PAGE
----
Discussing financial matters with family members can be rather tricky. For the retired or soon-to-be retired, later life is a constant balancing act between the desire to help the family and the need to support themselves.
Throw in the fact that the older generation tends to be more guarded when it comes to open discussions about their money, and you risk creating a perfect storm of emotion where no one is left pleased.
For equity release customers, these conversations revolve around their biggest and most valuable asset: their home. Unfortunately, for those who do consider tapping into their housing wealth, family disputes can often stand in the way.
According to advisers at Bower Retirement, issues within the family can be a barrier to clients moving forward. Some 69% said family issues are the biggest barrier, compared with just 31% who replied that interest rates were their clients’ primary concern.
The reason children, grandchildren and other relatives are concerned can be manifold, but the impact on possible inheritance is routinely mentioned.
Very often the Bank of Gran and Grandad is being extremely generous and even helping their relatives bridge the widening gap between renting and owning property.
Almost £75,000 is released by the average lifetime mortgage customer, and according to Bower Retirement research 31% of customers are using some or all of the money they release to help relatives get on the property ladder.
Other research has shown that those withdrawing cash from their homes are giving an average of £33,350 to their relatives for deposits; some very generous grandparents are even handing over more than £100,000.
It is strange that issues within the family still remain so prominent. The reason, in my view, comes down to miscommunication. Sometimes, customers will meet with their adviser alone and then tell their family members separately.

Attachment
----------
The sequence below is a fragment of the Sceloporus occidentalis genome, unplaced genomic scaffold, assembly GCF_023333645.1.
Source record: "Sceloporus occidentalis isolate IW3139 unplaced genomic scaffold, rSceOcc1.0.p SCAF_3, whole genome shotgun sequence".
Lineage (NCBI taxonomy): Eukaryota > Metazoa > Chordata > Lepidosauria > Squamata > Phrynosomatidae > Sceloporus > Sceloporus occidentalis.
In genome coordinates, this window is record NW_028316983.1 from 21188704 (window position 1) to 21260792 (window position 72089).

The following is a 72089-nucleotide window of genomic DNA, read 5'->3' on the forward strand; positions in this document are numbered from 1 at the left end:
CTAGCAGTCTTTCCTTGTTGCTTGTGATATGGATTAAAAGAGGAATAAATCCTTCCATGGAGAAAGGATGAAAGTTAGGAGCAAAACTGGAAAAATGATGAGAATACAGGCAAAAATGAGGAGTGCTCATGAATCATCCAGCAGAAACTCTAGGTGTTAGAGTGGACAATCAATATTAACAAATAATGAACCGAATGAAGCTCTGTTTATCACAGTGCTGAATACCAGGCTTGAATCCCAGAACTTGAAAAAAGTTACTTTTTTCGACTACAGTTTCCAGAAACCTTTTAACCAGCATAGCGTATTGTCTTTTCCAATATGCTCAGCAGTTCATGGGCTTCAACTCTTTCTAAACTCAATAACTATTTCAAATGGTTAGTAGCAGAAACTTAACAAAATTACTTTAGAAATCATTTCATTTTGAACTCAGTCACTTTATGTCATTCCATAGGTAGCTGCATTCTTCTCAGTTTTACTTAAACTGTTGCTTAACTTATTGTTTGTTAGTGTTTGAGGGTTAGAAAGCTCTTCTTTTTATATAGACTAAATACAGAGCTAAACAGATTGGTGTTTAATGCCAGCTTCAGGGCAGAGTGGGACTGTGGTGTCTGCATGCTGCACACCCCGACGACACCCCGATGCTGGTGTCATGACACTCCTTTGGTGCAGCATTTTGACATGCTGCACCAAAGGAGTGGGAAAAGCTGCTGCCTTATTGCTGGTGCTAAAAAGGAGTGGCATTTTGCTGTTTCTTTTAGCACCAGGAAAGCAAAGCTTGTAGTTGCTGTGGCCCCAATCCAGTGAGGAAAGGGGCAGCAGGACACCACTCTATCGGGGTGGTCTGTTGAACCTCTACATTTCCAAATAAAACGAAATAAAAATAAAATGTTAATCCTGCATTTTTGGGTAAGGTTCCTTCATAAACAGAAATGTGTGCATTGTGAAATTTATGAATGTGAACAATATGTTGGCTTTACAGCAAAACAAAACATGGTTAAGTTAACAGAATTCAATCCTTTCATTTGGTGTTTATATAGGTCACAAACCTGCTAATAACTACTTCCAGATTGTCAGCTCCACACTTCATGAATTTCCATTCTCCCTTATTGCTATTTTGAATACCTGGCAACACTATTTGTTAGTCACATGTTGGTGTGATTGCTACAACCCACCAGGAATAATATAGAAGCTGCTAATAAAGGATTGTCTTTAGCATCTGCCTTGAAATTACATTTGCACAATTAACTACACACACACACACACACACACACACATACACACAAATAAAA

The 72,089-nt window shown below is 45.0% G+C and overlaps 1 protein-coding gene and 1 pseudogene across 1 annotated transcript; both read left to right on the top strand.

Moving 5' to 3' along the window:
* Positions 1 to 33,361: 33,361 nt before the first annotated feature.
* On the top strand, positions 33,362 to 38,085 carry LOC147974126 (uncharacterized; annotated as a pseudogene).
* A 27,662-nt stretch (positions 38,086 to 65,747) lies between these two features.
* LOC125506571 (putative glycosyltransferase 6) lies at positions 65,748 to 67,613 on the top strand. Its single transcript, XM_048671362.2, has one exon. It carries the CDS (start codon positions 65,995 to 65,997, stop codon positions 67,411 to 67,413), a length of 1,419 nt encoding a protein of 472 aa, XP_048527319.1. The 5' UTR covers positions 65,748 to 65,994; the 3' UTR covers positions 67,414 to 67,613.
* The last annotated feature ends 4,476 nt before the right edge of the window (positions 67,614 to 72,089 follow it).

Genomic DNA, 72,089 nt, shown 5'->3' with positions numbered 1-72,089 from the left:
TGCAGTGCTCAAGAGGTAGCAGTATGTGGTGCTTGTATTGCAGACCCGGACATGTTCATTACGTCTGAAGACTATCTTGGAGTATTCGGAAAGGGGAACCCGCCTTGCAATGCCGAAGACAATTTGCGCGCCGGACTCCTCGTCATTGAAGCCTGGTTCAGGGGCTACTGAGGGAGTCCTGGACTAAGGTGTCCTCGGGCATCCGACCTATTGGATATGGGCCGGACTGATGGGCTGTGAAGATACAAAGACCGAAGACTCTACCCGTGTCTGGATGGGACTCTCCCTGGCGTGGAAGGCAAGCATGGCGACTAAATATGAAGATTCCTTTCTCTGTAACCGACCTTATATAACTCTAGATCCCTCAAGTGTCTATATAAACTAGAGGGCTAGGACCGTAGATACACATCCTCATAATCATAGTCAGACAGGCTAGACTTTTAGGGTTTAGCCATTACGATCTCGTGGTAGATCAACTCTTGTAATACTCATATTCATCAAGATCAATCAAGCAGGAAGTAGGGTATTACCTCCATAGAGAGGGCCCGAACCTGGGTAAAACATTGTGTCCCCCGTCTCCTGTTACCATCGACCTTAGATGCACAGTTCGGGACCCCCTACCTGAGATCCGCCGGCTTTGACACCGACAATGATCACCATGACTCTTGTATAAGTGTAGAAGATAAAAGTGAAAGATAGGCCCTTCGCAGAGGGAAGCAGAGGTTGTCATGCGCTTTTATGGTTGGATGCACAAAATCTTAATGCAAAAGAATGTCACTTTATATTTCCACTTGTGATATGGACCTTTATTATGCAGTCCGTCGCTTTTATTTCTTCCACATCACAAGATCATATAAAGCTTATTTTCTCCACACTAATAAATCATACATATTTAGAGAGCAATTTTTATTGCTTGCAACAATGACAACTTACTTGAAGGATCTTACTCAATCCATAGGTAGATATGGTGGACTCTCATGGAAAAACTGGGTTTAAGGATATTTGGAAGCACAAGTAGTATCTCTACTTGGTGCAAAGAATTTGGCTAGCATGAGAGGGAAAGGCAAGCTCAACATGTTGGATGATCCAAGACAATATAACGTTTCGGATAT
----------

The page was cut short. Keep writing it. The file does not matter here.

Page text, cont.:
Of course, it is the customer’s decision whether or not to involve their family, but the adviser should always suggest that discussions with the family should be open and urge their clients to let their family members attend.
Having the family present at the initial meeting is one way that we can help circumvent issues further down the line.
Some customers might feel embarrassed telling their family they need help with their finances, but we must get over this stiff upper lip mentality and tackle problems together. Sometimes family members might not be aware that their parents need assistance, and they can step in to help out.
Ultimately, we want to help our retirees enjoy later life, so open discussions with family members from the outset could often mean that equity release is not necessary. However, the adviser cannot ignore the potential undue pressure their customer may come under from relatives, so naturally this decision has to be the customer’s.
When equity release is the right fit, there is no better way to present the facts than having a specialist adviser there to explain.
Unfortunately, the lifetime mortgage is still massively oversimplified in the mainstream media and the fear that customers will somehow lose their home remains frustratingly present in many articles concerning equity release, despite the “no negative equity guarantee”.
Laying out the facts
I don’t blame family members who fear their whole inheritance might be wiped out or they will somehow be left with a massive bill to pay. We still need to do better in getting the facts of equity release out in the mainstream media.
Once relatives and prospective beneficiaries attend a meeting and get to hear from the mouth of a specialist adviser exactly what modern equity release is about, their fears are invariably quashed.
Equity release in 2016 has evolved into an incredibly versatile stable of products that can solve dozens of problems. The product options are becoming more diverse; lenders are becoming more creative; and well-respected, well-known providers are starting to join the market.
But we need to get this message out to the masses – and when advisers do meet with clients, ensure that any worries the family might have are dealt with.
The best way to do this? Just lay out the facts.
Andrea Rozario is chief corporate officer at Bower Retirement Services